For all that I push myself to change, I suppose I fall back on routines — “the one thing I can’t seem to shut up about” and all that. So just as I default to writing pop songs, I default to grandiose aesthetics: I understand them and I’m good at them. I think some people read that theatrical or pretentious, but it’s really not a put-on. It’s always been there: I have old tapes of me singing Don Giovanni and Carmen when I was eight. And since these records deal with big ideas, why undersell them? If you’re looking for subtlety on this album, it’s all over the edges, but the record’s core ideas are about vanquishing the self and celebrating the possibilities beyond, and that’s something I want to shout to the world, not whisper.
amodelofcontrol.com: It’s been an uncomfortable realisation time-and-again – at least in the UK and Europe – that the goth/industrial scene can be rather resistant to “outside” influences, like soul, hip-hop and even pop. Do you have any concerns that the scene is rather blinkered in some ways?
Alex: I’m gonna cut to the chase and observe that the genres you mention are more or less black musics. I’m coming from an American perspective, and the history, meanings, and politics of race are different everywhere, so I can’t know what’s going on in everyone’s mind or in every scene, but yes, I obviously have concerns.
If you can differentiate between powernoise and aggrotech, then it’s pretty disingenuous to paint soul and trap music with the same brush. You don’t have to like music that you don’t like, but ask where your aesthetic judgments are coming from and ask what sort of power dynamic they reinforce.
In 2017, we should know better. We should be actively making a better, more open world. Putting on our headphones and pretending it’s still the nineties is not a neutral act: it’s willfully regressive.
There are some hardline racist people out there, sure, but what worries me more are the ways that music scenes incubate passive, subtle, insidious, and systemic racism. When the whole Joe Letz thing blew up a few months ago, the line of defense was, “That blackface wasn’t intended as racist. He is not a racist!” That may or may not be true, but his actions sure contributed to a world in which racist attitudes and actions goes unquestioned and invisible. In 2017, we should know better. We should be actively making a better, more open world. Putting on our headphones and pretending it’s still the nineties is not a neutral act: it’s willfully regressive.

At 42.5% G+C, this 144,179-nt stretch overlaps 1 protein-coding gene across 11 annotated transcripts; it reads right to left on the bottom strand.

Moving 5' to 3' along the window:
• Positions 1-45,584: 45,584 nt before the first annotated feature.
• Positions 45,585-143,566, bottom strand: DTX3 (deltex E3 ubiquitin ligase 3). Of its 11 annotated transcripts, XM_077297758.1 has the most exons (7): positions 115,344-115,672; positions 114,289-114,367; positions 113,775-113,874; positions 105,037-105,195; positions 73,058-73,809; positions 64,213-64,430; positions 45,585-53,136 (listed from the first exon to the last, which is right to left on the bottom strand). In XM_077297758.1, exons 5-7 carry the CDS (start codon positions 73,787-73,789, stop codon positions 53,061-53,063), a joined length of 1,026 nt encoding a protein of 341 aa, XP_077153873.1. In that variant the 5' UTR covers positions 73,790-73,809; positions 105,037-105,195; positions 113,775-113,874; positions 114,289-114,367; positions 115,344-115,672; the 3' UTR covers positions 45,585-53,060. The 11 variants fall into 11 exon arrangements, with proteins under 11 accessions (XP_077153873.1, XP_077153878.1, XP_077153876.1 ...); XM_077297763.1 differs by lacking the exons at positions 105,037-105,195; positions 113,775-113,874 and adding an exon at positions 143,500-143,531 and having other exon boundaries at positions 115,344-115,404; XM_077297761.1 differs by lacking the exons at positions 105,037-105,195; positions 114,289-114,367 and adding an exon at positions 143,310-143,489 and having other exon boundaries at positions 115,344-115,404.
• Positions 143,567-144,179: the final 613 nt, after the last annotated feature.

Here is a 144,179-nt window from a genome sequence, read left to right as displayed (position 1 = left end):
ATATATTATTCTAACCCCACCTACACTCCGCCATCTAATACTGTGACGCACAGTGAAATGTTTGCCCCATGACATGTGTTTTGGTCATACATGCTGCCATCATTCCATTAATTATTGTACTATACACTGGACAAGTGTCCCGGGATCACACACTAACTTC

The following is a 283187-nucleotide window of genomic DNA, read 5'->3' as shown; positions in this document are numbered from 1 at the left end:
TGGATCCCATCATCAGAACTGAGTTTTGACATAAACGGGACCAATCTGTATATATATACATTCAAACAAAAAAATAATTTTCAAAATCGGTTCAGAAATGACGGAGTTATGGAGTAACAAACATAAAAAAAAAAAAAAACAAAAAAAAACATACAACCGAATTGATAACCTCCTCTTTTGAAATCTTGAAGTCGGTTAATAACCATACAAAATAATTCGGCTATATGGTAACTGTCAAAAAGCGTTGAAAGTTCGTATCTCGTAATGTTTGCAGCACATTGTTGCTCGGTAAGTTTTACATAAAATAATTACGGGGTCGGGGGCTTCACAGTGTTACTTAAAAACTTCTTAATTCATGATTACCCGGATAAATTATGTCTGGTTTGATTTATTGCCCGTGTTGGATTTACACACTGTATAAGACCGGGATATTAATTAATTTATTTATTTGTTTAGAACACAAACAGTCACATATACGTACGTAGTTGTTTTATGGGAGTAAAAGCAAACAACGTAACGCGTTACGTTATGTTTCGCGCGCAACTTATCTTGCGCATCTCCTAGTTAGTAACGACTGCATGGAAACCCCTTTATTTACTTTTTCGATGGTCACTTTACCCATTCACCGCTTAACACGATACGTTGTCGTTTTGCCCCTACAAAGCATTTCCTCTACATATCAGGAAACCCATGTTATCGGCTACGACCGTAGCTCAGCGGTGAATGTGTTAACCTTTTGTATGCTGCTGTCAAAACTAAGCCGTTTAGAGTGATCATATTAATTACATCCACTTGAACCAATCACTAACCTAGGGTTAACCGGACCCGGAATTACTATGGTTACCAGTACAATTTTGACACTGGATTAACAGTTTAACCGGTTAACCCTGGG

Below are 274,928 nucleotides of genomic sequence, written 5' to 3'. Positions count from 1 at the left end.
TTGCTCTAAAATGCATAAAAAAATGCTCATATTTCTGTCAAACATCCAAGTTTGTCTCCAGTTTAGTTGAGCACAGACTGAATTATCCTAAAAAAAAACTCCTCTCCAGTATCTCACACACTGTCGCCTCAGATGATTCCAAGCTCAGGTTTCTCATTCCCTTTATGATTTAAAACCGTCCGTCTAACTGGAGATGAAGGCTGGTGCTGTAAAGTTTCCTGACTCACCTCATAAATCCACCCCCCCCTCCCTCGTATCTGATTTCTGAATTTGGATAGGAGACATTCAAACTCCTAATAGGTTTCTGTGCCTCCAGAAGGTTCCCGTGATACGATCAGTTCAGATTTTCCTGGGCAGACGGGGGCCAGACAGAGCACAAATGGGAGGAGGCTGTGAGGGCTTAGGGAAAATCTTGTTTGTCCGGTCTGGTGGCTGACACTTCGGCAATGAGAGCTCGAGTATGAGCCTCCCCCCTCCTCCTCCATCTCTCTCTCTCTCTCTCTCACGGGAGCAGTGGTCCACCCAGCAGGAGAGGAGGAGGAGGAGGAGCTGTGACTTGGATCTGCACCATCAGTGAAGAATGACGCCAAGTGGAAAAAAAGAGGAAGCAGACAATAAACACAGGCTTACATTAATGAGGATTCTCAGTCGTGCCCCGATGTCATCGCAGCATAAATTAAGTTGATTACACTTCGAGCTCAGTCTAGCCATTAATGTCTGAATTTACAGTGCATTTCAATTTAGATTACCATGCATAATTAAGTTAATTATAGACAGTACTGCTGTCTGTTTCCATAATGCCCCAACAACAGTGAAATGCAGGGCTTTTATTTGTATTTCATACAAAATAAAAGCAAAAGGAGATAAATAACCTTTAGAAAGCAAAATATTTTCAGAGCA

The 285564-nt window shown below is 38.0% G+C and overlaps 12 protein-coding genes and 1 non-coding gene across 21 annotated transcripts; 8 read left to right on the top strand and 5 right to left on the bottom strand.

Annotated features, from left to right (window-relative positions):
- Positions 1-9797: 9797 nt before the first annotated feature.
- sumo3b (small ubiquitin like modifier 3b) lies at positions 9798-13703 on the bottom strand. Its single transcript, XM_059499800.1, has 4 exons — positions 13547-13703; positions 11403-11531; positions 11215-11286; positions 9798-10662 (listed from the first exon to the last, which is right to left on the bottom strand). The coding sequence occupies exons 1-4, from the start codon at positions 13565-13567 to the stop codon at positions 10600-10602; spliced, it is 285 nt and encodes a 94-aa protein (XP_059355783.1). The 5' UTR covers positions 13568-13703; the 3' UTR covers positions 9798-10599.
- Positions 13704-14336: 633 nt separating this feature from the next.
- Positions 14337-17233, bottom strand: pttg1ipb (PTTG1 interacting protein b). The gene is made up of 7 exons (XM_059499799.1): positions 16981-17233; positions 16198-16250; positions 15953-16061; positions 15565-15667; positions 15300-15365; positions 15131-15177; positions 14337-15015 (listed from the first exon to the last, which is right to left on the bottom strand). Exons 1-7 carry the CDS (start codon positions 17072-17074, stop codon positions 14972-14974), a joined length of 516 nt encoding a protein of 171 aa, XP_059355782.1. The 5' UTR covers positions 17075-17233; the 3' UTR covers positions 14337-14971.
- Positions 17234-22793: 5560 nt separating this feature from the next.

Also, on a purely musical level, I want new and interesting ideas and sounds, and I want artists to feel like they have the freedom to experiment. If clubs and festivals prioritize the music of buzzcut misogynists with drum machines, then is it any surprise when the music stagnates? Is it any surprise when nobody with fresh ideas wants to join the subculture? Is it any surprise when “dark” music scenes get coopted by neo-Nazis — which has happened and has been documented repeatedly in the last decade alone?
Aesthetic purism turns too easily into racialist purism. It’s all dull, backwards-looking, and systemically violent.
amodelofcontrol.com: That said, there is perhaps an irony that goth/industrial influences have permeated far beyond our scene into all kinds of music – including mainstream pop – in recent years, maybe more than ever. Do you find yourself going “hey, that sounds familiar” when hearing other popular music, or wondering what on earth their producers and writers are listening to?
Alex: Sometimes, sure. When Kanye West’s Yeezus came out a few years ago, parts of it sounded decidedly like WaxTrax!, which maybe makes sense given his Chicago roots. And there are definitely some folks like Run the Jewels and clipping. who consciously use industrial influences in their music.